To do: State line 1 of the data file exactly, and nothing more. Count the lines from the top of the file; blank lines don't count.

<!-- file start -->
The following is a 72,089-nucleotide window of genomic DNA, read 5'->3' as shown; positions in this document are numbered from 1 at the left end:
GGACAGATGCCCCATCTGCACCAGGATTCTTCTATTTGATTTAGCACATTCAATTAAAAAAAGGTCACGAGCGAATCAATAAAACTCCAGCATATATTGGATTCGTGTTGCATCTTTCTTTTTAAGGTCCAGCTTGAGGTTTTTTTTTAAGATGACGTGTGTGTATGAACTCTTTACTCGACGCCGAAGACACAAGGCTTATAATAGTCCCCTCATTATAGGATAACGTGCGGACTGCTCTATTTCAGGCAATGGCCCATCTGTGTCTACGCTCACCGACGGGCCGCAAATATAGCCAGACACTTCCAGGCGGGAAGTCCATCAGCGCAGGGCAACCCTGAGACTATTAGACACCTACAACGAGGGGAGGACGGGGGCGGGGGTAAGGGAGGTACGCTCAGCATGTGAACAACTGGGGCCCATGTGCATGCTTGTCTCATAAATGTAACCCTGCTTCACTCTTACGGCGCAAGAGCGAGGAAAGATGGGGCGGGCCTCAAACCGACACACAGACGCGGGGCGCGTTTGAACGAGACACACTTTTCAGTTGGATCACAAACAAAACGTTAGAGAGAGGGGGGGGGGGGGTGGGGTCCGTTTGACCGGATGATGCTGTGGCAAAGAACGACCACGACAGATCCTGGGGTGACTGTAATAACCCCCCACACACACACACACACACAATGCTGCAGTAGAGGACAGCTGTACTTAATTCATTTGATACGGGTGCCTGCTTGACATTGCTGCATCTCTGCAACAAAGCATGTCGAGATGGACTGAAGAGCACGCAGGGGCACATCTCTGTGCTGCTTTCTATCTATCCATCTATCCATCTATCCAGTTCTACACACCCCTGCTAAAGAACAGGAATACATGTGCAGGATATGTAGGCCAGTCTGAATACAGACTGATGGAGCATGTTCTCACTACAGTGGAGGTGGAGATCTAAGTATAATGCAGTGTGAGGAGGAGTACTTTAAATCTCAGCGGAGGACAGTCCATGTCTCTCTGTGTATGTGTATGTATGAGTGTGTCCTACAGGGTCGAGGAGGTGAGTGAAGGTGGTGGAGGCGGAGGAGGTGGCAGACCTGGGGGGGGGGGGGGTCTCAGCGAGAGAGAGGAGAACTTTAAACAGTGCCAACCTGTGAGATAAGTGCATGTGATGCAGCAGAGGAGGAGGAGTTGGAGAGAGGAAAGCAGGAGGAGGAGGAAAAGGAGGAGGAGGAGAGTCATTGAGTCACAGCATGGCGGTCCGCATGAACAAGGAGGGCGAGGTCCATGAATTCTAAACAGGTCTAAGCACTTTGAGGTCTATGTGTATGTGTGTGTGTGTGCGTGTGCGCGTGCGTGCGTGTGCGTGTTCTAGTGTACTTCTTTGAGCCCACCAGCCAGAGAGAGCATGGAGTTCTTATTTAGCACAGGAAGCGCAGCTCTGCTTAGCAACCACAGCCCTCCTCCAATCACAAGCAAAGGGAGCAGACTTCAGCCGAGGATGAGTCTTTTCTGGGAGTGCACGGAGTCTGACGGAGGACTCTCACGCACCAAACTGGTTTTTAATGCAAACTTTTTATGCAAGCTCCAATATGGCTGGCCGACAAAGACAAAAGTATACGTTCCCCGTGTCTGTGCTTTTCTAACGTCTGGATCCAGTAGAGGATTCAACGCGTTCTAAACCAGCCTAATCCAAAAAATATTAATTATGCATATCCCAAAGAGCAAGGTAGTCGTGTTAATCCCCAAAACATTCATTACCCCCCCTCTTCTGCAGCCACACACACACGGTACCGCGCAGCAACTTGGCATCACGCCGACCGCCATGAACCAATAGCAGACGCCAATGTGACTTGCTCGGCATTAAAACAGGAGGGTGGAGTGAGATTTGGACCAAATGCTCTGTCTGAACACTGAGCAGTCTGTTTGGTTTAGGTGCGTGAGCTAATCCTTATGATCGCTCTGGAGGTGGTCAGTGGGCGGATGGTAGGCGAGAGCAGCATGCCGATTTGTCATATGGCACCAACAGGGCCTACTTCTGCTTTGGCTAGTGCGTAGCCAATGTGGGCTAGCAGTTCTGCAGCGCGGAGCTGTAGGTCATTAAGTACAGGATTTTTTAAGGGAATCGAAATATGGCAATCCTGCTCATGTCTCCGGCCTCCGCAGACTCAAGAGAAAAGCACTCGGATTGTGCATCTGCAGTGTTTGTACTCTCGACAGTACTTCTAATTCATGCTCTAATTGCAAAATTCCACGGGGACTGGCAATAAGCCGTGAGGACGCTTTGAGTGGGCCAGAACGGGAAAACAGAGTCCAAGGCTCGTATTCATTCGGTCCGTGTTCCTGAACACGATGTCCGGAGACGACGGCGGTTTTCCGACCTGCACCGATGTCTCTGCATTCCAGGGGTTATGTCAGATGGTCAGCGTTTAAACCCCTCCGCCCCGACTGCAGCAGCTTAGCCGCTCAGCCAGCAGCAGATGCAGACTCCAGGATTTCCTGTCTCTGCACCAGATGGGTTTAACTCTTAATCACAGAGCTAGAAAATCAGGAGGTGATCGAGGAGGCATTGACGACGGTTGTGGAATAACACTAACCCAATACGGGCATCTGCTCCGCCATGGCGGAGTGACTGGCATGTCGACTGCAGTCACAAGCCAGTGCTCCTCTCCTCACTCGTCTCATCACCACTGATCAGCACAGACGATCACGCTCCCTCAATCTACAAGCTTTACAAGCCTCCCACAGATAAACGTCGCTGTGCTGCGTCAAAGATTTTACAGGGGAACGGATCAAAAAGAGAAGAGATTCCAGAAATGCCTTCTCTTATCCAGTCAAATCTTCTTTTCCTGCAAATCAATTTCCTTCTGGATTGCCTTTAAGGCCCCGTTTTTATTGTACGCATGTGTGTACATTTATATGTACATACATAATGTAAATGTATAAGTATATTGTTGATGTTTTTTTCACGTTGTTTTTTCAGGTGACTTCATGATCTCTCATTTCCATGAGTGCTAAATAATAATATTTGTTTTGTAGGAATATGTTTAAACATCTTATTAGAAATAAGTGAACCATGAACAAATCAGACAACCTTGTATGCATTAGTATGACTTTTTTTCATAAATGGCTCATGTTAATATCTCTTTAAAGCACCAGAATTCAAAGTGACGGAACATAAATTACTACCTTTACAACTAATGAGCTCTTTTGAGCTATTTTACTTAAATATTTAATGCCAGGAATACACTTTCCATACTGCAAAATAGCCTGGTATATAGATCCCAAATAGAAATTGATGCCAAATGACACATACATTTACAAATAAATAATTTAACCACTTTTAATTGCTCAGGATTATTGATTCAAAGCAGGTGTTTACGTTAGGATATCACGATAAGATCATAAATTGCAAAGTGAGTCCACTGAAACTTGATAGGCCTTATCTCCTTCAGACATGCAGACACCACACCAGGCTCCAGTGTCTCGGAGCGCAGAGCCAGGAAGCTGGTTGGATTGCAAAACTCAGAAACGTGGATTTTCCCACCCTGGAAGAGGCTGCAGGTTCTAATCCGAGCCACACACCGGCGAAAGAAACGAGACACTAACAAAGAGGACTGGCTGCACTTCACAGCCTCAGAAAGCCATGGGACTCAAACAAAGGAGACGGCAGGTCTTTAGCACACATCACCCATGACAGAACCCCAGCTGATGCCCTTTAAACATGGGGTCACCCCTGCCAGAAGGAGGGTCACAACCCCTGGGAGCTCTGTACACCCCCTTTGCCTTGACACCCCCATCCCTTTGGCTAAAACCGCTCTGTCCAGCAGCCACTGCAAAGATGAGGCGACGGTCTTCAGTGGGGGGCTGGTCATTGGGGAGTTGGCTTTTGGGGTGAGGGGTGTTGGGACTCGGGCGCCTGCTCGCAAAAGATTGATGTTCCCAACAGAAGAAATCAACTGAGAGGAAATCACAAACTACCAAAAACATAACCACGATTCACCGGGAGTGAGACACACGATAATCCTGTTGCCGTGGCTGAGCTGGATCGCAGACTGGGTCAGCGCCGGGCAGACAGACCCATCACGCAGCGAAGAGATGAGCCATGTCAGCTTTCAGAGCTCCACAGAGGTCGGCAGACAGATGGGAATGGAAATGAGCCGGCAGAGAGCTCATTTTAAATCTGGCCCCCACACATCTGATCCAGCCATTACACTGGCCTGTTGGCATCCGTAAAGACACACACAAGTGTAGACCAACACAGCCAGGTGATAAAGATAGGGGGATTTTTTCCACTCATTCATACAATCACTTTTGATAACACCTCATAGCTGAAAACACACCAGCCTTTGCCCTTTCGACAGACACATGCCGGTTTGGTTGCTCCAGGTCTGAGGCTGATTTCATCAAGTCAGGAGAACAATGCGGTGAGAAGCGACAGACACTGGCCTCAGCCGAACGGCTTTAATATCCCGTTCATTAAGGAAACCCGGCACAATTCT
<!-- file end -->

The following is a 72,089-nucleotide window of genomic DNA, read 5'->3' as shown; positions in this document are numbered from 1 at the left end: